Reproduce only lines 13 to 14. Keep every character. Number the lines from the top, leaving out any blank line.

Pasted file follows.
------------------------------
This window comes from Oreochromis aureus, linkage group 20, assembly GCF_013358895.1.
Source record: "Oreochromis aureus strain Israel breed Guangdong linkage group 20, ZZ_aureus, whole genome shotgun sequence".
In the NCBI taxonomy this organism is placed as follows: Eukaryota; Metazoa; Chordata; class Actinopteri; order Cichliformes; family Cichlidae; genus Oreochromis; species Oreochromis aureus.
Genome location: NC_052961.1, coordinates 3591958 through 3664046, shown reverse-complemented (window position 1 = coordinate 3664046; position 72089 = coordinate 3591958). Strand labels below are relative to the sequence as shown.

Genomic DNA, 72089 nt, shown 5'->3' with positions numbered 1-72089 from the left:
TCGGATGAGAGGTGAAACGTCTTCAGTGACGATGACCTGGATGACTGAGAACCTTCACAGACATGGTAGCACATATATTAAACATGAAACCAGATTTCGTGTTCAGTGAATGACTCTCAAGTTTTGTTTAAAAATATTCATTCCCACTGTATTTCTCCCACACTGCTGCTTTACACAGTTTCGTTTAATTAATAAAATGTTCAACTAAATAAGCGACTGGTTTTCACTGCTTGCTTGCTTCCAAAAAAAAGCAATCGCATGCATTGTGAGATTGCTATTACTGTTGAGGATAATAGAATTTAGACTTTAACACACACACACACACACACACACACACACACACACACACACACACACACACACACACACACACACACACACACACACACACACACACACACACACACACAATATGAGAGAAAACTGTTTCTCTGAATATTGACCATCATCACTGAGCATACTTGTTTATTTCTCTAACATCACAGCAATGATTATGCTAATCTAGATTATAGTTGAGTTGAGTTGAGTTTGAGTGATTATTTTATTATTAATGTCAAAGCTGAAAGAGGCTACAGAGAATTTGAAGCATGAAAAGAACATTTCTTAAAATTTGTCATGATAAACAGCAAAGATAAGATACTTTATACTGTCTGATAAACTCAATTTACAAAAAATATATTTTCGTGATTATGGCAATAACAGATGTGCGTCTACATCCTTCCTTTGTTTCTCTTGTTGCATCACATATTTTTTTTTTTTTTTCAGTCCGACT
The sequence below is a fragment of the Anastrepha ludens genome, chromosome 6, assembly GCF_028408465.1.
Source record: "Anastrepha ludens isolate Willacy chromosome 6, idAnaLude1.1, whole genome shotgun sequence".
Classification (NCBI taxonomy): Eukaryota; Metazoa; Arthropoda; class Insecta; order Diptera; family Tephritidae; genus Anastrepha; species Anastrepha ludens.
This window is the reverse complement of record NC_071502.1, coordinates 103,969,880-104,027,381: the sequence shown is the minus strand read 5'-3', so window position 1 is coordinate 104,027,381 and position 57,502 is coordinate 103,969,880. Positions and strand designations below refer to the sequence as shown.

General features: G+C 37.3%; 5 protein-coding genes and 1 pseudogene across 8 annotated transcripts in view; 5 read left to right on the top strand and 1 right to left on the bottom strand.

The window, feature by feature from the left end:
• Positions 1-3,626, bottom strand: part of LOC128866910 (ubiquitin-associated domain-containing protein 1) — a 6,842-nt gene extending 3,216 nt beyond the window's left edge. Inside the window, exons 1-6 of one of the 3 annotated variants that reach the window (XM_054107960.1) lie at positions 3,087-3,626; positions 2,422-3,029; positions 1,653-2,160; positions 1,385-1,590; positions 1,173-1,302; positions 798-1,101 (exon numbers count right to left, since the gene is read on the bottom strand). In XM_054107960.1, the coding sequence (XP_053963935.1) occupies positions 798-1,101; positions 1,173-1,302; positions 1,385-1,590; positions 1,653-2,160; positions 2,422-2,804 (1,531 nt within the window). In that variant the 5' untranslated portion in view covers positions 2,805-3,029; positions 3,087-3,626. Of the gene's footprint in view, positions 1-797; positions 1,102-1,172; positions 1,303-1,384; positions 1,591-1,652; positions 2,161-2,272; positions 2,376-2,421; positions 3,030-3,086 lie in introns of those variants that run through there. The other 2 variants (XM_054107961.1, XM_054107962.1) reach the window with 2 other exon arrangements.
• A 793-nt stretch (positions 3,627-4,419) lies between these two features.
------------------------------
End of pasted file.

• Positions 1-3,626, bottom strand: part of LOC128866910 (ubiquitin-associated domain-containing protein 1) — a 6,842-nt gene extending 3,216 nt beyond the window's left edge. Inside the window, exons 1-6 of one of the 3 annotated variants that reach the window (XM_054107960.1) lie at positions 3,087-3,626; positions 2,422-3,029; positions 1,653-2,160; positions 1,385-1,590; positions 1,173-1,302; positions 798-1,101 (exon numbers count right to left, since the gene is read on the bottom strand). In XM_054107960.1, the coding sequence (XP_053963935.1) occupies positions 798-1,101; positions 1,173-1,302; positions 1,385-1,590; positions 1,653-2,160; positions 2,422-2,804 (1,531 nt within the window). In that variant the 5' untranslated portion in view covers positions 2,805-3,029; positions 3,087-3,626. Of the gene's footprint in view, positions 1-797; positions 1,102-1,172; positions 1,303-1,384; positions 1,591-1,652; positions 2,161-2,272; positions 2,376-2,421; positions 3,030-3,086 lie in introns of those variants that run through there. The other 2 variants (XM_054107961.1, XM_054107962.1) reach the window with 2 other exon arrangements.
• A 793-nt stretch (positions 3,627-4,419) lies between these two features.